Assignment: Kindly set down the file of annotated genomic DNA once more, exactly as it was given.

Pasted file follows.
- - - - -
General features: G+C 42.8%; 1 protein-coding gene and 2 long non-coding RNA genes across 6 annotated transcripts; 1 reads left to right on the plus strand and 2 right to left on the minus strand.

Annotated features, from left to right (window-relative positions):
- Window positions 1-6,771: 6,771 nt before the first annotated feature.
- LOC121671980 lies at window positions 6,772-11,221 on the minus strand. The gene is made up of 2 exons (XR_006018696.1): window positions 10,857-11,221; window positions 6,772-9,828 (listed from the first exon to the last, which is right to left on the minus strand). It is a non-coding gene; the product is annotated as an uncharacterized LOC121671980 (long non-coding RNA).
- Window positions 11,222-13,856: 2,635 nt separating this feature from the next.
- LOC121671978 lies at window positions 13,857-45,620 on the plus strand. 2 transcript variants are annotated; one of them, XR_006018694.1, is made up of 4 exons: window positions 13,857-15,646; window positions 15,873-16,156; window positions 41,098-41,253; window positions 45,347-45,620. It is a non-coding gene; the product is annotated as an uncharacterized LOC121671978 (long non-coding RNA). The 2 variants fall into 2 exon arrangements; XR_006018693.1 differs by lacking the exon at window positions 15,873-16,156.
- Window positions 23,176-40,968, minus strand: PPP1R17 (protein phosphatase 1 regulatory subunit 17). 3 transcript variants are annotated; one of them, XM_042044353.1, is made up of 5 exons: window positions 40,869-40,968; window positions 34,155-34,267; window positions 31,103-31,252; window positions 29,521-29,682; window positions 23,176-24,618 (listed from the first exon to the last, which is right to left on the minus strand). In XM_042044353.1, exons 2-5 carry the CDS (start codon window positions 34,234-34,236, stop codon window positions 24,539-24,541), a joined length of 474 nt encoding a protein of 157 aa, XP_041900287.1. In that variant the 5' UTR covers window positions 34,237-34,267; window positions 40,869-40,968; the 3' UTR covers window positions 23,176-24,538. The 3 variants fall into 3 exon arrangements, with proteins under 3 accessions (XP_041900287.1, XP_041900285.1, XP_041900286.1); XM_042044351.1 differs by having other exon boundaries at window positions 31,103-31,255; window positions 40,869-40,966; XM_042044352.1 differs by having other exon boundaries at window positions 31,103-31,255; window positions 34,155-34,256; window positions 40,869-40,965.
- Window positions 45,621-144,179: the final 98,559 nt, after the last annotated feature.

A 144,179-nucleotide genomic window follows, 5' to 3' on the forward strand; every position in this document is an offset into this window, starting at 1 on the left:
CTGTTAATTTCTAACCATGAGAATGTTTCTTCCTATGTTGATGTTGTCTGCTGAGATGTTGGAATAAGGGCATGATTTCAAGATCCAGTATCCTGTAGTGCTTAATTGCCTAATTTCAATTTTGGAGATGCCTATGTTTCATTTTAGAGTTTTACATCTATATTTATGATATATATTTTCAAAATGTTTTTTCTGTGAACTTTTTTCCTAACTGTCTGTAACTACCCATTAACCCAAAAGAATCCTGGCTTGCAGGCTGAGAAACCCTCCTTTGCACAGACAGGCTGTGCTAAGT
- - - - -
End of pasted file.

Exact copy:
General features: G+C 42.8%; 1 protein-coding gene and 2 long non-coding RNA genes across 6 annotated transcripts; 1 reads left to right on the plus strand and 2 right to left on the minus strand.

Annotated features, from left to right (window-relative positions):
- Window positions 1-6,771: 6,771 nt before the first annotated feature.
- LOC121671980 lies at window positions 6,772-11,221 on the minus strand. The gene is made up of 2 exons (XR_006018696.1): window positions 10,857-11,221; window positions 6,772-9,828 (listed from the first exon to the last, which is right to left on the minus strand). It is a non-coding gene; the product is annotated as an uncharacterized LOC121671980 (long non-coding RNA).
- Window positions 11,222-13,856: 2,635 nt separating this feature from the next.
- LOC121671978 lies at window positions 13,857-45,620 on the plus strand. 2 transcript variants are annotated; one of them, XR_006018694.1, is made up of 4 exons: window positions 13,857-15,646; window positions 15,873-16,156; window positions 41,098-41,253; window positions 45,347-45,620. It is a non-coding gene; the product is annotated as an uncharacterized LOC121671978 (long non-coding RNA). The 2 variants fall into 2 exon arrangements; XR_006018693.1 differs by lacking the exon at window positions 15,873-16,156.
- Window positions 23,176-40,968, minus strand: PPP1R17 (protein phosphatase 1 regulatory subunit 17). 3 transcript variants are annotated; one of them, XM_042044353.1, is made up of 5 exons: window positions 40,869-40,968; window positions 34,155-34,267; window positions 31,103-31,252; window positions 29,521-29,682; window positions 23,176-24,618 (listed from the first exon to the last, which is right to left on the minus strand). In XM_042044353.1, exons 2-5 carry the CDS (start codon window positions 34,234-34,236, stop codon window positions 24,539-24,541), a joined length of 474 nt encoding a protein of 157 aa, XP_041900287.1. In that variant the 5' UTR covers window positions 34,237-34,267; window positions 40,869-40,968; the 3' UTR covers window positions 23,176-24,538. The 3 variants fall into 3 exon arrangements, with proteins under 3 accessions (XP_041900287.1, XP_041900285.1, XP_041900286.1); XM_042044351.1 differs by having other exon boundaries at window positions 31,103-31,255; window positions 40,869-40,966; XM_042044352.1 differs by having other exon boundaries at window positions 31,103-31,255; window positions 34,155-34,256; window positions 40,869-40,965.
- Window positions 45,621-144,179: the final 98,559 nt, after the last annotated feature.

A 144,179-nucleotide genomic window follows, 5' to 3' on the forward strand; every position in this document is an offset into this window, starting at 1 on the left:
CTGTTAATTTCTAACCATGAGAATGTTTCTTCCTATGTTGATGTTGTCTGCTGAGATGTTGGAATAAGGGCATGATTTCAAGATCCAGTATCCTGTAGTGCTTAATTGCCTAATTTCAATTTTGGAGATGCCTATGTTTCATTTTAGAGTTTTACATCTATATTTATGATATATATTTTCAAAATGTTTTTTCTGTGAACTTTTTTCCTAACTGTCTGTAACTACCCATTAACCCAAAAGAATCCTGGCTTGCAGGCTGAGAAACCCTCCTTTGCACAGACAGGCTGTGCTAAGT